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Release for "life story" bars co-authorship claim in movie Cases of Interest >  IP >  Copyright

Marder v Lopez

In this Ninth Circuit case, the court ruled that Ms. Marder, who was the inspiration for the movie Flashdance had no right to claim co-authorship of the movie.

At issue were certain recreations of dance scenes in a Jennifer Lopez video for the song I'm Glad. Marder claimed that Paramount had no right to allow Sony to use the scenes without an accounting to Marder. Her allegation was that a release she signed did not apply to third parties.

The court ruled that when Paramount paid Marder $2300 back in 1982, she released Paramount from all claims, including a claim for co-ownership. As such, the court ruled that she could not seek damages against third parties because she could not establish co-ownership.

While it may seem like an easy decision, it is not clear at all that the case had to be determined this way. Marder claimed that she assisted with the screenplay after signing the release, and that she did not grant copyright ownership in that work to Paramount (she only granted rights to her life story, and not to any creative work associated with writing the film). It was a mistake by Paramount to allow her to contribute to the screenplay (if true- these were simply the allegations which the court accepted as true) without also getting a grant of the copyright, which is required in writing under the statute. Had the court interpreted the release more narrowly, Paramount might have been liable.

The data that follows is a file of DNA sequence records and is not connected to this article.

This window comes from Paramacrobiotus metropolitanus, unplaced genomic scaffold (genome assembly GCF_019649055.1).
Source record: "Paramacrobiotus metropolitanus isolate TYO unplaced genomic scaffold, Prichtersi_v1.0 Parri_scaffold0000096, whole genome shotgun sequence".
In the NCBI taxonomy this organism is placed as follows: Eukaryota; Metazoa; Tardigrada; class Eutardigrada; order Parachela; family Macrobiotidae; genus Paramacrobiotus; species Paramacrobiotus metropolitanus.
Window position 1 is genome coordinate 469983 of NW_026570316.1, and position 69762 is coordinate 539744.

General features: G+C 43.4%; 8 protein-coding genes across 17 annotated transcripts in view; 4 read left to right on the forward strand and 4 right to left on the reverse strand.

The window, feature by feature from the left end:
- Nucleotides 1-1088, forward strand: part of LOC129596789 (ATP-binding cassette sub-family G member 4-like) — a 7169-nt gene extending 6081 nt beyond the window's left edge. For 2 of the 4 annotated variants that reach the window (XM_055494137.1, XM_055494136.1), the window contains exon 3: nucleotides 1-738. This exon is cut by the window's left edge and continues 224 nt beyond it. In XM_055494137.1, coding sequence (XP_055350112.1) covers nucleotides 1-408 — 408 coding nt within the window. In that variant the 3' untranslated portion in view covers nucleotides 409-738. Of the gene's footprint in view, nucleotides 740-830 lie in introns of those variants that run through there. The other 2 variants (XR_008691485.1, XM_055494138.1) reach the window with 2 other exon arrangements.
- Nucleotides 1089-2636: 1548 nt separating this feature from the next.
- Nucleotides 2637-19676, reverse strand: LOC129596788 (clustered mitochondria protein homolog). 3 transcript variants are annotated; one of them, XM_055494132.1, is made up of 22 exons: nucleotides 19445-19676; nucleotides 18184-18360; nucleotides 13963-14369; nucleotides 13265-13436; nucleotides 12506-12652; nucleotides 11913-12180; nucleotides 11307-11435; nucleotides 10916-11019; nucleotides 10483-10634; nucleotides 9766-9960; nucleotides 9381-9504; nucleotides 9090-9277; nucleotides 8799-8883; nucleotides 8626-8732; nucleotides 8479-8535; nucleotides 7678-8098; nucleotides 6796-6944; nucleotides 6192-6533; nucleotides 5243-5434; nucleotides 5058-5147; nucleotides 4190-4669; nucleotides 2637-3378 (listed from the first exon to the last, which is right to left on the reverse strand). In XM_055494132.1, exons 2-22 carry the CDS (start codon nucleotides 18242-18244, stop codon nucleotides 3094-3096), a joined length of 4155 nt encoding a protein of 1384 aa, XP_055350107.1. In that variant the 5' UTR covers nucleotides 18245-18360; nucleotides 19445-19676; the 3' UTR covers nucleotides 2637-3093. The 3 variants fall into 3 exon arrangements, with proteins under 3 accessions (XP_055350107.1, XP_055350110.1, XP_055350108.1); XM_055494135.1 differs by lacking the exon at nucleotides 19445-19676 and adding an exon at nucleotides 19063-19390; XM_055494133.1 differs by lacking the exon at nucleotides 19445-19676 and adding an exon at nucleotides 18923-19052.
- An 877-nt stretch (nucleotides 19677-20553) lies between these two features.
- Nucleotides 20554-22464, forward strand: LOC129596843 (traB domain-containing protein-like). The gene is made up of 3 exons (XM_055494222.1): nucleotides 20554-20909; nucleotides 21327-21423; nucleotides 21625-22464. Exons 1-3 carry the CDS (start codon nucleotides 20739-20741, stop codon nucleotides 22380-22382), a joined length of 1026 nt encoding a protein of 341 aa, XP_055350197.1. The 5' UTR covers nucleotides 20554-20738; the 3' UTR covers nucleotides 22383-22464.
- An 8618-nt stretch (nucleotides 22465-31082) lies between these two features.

Ninth Circuit Opinion

Attached files

ID Name Comment Uploaded Size Downloads
18 0455615p[1].pdf Ninth Circuit Michael Risch Mon 12 of Jun, 2006 20:04 GMT 80.86 Kb 4334
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